Antigua, GuatemalaI left Lake Atitlan two days ago for Antigua. After being robbed I was anxious to find a new camera and put the past behind me. The lake is beautiful but isn’t exactly a hot-bed of electronic items. If your interested in purchasing some Mayan craft goods however, your in luck. Anxious to get [...]
I left Lake Atitlan two days ago for Antigua. After being robbed I was anxious to find a new camera and put the past behind me. The lake is beautiful but isn’t exactly a hot-bed of electronic items. If your interested in purchasing some Mayan craft goods however, your in luck. Anxious to get to Antigua and start searching for a camera I hopped on the first bus out of Panajachel on Monday morning.
Side Note: Since I don’t have any pictures of Antigua you should check out the site Lords of Atitlan by Bill Muirhead. I met Bill in Jaibalito and I really liked his photos and his sincere love for the region and the people that live in it.
For the last two days I searched every camera store (there are only four of them) and countless electronic stores. Even in the camera stores the selection was quite meager. My preference was another Canon camera but there were only three models available. A Canon Rebel (which is way too big for my traveling lifestyle) a Canon SD1200 (perfect!) and a Canon A490 (no thanks). The only problem was the ridiculous mark-up in price on all of the cameras. My initial choice was the SD1200 and I found that on Amazon this camera sells for around $175. In Antigua (and the rest of Guatemala) it sells for around $250. Thanks but no thanks.
Given the lack of Canon cameras I began to explore alternative options. Not pleased with the prices I sent an e-mail to Wade from VagabondJourney.com looking for some seasoned traveler advice on finding a cheap camera. I also got some feedback from Craig at Travelvice.com. I would like to thank both of them for taking the time to offer advice and their $0.02. They suggested:
1. Get the cheapest camera that I can find for now — maybe pick one up off of some strung out hippie looking for drug money (not joking) — and then, if you need to, go shopping for a better camera the next time you get near a city.
2. Print out a few fliers and hang them up around town saying that you are looking to buy a camera, and, more than likely, someone will surface with one to sell (maybe they will even try to sell your own camera back to you).
3. Check the forum and blog world for travelers from the USA who are going to be in Guatemala soon. If you find someone that seems trustworthy, email them and ask them to pick a camera up for you.
4. Try Sam’s club or Walmart, as these international businesses seem to be able to sell electronics cheaper than most local options.
Option 1 was out because I wasn’t able to find a strung-out hippie which I was completely baffled by. I probably would have had better luck with this option back on Lake Atitlan. Options 2 or 3 would have be good but I found myself being too impatient. I looked to see if there was a Sam’s Club or Walmart around but couldn’t find one so option 4 was out.
Thinking of other options I decided to try my luck with the ‘sharks’ that bombard you when you arrive in a new city trying to get you into some hostel or hotel. My thought was that these guys would have a network of shady friends in town that might be willing to sell me a camera. I found one shark on the street and had him searching for me. It turned out his friend had three cameras but nothing of real use. These cameras were most likely stolen but considering that I just contributed a camera into this black market I didn’t mind trying to get one out of it.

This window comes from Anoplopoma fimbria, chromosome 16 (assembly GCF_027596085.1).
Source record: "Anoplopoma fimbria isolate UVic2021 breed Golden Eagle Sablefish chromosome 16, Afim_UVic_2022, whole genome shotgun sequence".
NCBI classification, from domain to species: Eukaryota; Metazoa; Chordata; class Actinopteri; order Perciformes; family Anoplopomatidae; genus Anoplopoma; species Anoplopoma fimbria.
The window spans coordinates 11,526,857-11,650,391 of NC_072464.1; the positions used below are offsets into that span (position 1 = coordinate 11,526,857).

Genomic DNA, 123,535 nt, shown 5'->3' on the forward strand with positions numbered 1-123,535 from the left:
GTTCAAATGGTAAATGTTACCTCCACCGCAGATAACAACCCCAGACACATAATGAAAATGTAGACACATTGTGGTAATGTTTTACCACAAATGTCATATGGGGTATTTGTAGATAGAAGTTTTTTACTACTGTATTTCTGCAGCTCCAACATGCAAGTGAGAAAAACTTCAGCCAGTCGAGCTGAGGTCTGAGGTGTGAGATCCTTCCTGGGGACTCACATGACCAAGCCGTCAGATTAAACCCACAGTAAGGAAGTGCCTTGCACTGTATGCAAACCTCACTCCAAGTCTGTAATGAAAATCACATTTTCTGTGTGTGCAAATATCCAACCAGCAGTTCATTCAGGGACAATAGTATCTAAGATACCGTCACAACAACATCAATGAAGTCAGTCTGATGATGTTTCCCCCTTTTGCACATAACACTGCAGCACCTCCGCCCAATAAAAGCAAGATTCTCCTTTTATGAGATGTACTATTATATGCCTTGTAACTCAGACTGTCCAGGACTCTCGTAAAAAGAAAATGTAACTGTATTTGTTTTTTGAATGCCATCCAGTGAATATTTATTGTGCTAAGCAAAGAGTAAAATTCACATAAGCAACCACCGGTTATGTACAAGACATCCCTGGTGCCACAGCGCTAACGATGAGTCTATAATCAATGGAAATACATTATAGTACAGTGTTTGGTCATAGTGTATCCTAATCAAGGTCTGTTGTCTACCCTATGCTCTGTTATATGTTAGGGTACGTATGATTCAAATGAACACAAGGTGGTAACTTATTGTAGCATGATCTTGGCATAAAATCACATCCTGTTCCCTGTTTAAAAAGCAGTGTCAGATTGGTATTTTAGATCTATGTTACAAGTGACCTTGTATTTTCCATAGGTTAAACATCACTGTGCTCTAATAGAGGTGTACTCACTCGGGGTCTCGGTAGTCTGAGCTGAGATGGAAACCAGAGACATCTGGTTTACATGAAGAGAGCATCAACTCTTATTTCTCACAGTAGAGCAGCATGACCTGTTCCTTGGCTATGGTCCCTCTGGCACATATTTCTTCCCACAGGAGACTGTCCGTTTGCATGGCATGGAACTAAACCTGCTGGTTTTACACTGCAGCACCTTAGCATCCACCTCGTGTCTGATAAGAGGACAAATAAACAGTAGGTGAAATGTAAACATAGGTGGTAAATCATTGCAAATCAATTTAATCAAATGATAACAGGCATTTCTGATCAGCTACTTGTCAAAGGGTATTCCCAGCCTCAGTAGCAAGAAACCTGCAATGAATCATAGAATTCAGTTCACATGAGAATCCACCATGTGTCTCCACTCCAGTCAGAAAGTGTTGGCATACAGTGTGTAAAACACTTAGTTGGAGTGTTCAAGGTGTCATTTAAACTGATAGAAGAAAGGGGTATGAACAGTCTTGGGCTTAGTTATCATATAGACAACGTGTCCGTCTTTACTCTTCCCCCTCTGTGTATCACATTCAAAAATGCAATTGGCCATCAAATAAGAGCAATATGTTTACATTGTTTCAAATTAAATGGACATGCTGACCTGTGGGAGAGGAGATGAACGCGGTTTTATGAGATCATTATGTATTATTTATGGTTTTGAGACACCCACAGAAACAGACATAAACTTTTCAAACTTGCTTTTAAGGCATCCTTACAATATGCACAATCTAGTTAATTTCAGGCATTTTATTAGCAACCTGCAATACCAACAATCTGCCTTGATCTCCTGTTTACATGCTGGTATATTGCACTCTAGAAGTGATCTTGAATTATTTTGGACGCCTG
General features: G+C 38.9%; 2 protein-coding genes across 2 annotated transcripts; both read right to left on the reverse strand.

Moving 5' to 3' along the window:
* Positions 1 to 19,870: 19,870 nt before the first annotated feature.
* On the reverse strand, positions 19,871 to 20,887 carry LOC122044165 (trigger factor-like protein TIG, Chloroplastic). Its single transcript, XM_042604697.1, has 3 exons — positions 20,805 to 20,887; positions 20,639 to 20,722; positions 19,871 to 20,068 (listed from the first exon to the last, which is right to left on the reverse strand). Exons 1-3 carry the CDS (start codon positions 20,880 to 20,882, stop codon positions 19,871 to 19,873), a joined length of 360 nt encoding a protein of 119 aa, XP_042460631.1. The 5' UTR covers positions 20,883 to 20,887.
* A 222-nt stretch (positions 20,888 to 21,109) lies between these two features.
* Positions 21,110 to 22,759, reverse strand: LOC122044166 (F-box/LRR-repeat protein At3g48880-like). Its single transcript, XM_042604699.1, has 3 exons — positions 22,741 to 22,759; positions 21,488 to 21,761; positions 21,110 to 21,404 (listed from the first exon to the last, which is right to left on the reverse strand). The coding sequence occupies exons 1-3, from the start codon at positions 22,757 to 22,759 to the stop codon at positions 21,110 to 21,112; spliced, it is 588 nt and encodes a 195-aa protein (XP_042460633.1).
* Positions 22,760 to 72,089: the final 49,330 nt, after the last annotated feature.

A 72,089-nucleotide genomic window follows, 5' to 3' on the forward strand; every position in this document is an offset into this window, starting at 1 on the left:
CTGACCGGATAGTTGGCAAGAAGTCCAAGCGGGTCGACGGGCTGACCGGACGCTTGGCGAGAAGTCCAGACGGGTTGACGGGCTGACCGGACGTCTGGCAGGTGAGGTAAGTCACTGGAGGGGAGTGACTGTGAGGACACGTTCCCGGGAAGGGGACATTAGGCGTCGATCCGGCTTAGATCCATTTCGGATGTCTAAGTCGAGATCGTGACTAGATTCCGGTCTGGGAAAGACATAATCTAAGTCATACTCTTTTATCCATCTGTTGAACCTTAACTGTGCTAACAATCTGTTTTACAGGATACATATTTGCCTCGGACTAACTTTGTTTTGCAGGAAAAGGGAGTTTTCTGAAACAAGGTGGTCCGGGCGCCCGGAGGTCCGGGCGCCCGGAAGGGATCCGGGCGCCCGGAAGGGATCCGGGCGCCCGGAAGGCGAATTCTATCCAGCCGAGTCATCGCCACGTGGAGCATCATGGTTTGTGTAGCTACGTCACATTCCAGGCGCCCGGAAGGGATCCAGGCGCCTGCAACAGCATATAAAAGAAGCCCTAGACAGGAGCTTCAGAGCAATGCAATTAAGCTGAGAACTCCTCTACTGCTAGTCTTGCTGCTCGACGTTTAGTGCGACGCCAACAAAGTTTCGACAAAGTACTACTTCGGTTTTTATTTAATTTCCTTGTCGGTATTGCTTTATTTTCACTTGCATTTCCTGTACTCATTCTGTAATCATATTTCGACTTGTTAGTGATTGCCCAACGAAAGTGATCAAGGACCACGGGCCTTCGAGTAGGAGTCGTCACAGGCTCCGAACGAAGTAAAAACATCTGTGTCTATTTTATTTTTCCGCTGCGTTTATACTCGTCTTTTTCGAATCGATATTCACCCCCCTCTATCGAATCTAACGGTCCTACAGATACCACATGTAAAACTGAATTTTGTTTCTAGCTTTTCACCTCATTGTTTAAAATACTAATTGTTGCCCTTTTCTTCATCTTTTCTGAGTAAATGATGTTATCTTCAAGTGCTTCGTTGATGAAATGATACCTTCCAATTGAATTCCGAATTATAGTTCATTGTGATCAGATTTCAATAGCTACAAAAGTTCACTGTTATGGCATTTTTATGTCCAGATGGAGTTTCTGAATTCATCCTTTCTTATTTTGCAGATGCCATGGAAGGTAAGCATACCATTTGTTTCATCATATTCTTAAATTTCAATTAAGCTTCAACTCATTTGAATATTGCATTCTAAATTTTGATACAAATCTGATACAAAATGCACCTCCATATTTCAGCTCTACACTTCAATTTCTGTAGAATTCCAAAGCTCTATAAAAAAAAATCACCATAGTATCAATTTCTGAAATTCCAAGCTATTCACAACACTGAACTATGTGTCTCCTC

I was beginning to run low on options so I started searching the local market. Most stalls turned up with nothing. Eventually, I found one stall that had one camera; a Panasonic Lumix DMC-F2. It’s an entry-level camera that sells for about $80 in the States but he was asking for $125. I tried haggling down the price but he wouldn’t budge so I walked away hoping he would change his mind. He didn’t. Thinking it over and doing more research on-line as to what this camera offers I decided to go back again this morning to take another look. I was interested but wanted to pay less. He still wasn’t budging so I gave in. A $45 mark-up as a percentage of it’s total price is awful, but on an absolute dollar basis it’s the best I found and I can live with it given the circumstances.
I’ve used the camera throughout the day and it’s definitely a sub $100 camera but it has pleasantly surprised me.
Ok, Enough Camera Talk
Over the past few days I’ve I’ve been thoroughly enjoying Antigua. The streets and houses are immaculately clean and well kept. There are countless numbers of cathedrals and ruins littered throughout the city. To top it all off the skyline of the city is filled with three volcanoes: Volcán de Fuego, de Agua and Acatenango. On arrival my arrival Volcán Fuego was erupting and I was thinking positive thoughts so I took it as an omen of good fortune instead of bad.
So far this omen has come true and I’ve found it incredibly easy to do a whole lot of nothing here and then wonder where my day went. It’s always enjoyable walking through the streets enjoying the architecture or sitting in the park reading and practicing my Spanish with the locals. I haven’t felt this at ease walking around a larger city during the day, or at night, since I left the States. Overall, things here move slowly, but at a steady pace; kind of like this guy walking down the street.
|From Antigua 2010-11|
I think I’ll be leaving here on Saturday but in the meantime I’m just going to enjoy what the city has to offer. Since I now have a new camera here are some photos of Antigua that I took today.